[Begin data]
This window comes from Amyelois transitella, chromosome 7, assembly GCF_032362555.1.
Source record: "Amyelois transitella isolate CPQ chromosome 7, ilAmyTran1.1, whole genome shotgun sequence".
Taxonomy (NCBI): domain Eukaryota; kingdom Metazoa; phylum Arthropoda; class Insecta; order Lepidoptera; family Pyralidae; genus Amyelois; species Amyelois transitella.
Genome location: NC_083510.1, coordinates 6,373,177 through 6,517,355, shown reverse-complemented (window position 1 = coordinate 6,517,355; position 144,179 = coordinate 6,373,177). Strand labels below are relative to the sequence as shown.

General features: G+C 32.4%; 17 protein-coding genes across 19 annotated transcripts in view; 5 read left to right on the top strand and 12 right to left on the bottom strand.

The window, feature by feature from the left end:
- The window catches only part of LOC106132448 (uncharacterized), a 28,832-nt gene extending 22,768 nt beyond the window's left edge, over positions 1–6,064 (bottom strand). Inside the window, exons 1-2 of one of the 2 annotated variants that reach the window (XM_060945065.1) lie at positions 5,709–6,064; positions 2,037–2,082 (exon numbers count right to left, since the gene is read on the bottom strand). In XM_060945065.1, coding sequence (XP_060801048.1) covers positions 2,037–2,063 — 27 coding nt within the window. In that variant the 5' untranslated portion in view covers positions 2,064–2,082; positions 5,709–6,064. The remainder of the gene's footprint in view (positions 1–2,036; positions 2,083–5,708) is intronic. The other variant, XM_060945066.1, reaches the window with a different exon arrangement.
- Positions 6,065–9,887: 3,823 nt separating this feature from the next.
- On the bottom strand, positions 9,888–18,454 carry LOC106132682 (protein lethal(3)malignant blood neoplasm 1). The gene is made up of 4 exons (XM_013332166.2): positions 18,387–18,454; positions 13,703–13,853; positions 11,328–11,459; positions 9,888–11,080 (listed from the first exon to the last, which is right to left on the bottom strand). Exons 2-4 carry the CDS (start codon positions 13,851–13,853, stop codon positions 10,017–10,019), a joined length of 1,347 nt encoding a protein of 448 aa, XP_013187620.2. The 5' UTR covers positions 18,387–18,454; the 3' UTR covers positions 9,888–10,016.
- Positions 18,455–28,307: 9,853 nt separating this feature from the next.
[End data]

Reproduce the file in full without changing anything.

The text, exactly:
This window comes from Amyelois transitella, chromosome 7, assembly GCF_032362555.1.
Source record: "Amyelois transitella isolate CPQ chromosome 7, ilAmyTran1.1, whole genome shotgun sequence".
Taxonomy (NCBI): domain Eukaryota; kingdom Metazoa; phylum Arthropoda; class Insecta; order Lepidoptera; family Pyralidae; genus Amyelois; species Amyelois transitella.
Genome location: NC_083510.1, coordinates 6,373,177 through 6,517,355, shown reverse-complemented (window position 1 = coordinate 6,517,355; position 144,179 = coordinate 6,373,177). Strand labels below are relative to the sequence as shown.

General features: G+C 32.4%; 17 protein-coding genes across 19 annotated transcripts in view; 5 read left to right on the top strand and 12 right to left on the bottom strand.

The window, feature by feature from the left end:
- The window catches only part of LOC106132448 (uncharacterized), a 28,832-nt gene extending 22,768 nt beyond the window's left edge, over positions 1–6,064 (bottom strand). Inside the window, exons 1-2 of one of the 2 annotated variants that reach the window (XM_060945065.1) lie at positions 5,709–6,064; positions 2,037–2,082 (exon numbers count right to left, since the gene is read on the bottom strand). In XM_060945065.1, coding sequence (XP_060801048.1) covers positions 2,037–2,063 — 27 coding nt within the window. In that variant the 5' untranslated portion in view covers positions 2,064–2,082; positions 5,709–6,064. The remainder of the gene's footprint in view (positions 1–2,036; positions 2,083–5,708) is intronic. The other variant, XM_060945066.1, reaches the window with a different exon arrangement.
- Positions 6,065–9,887: 3,823 nt separating this feature from the next.
- On the bottom strand, positions 9,888–18,454 carry LOC106132682 (protein lethal(3)malignant blood neoplasm 1). The gene is made up of 4 exons (XM_013332166.2): positions 18,387–18,454; positions 13,703–13,853; positions 11,328–11,459; positions 9,888–11,080 (listed from the first exon to the last, which is right to left on the bottom strand). Exons 2-4 carry the CDS (start codon positions 13,851–13,853, stop codon positions 10,017–10,019), a joined length of 1,347 nt encoding a protein of 448 aa, XP_013187620.2. The 5' UTR covers positions 18,387–18,454; the 3' UTR covers positions 9,888–10,016.
- Positions 18,455–28,307: 9,853 nt separating this feature from the next.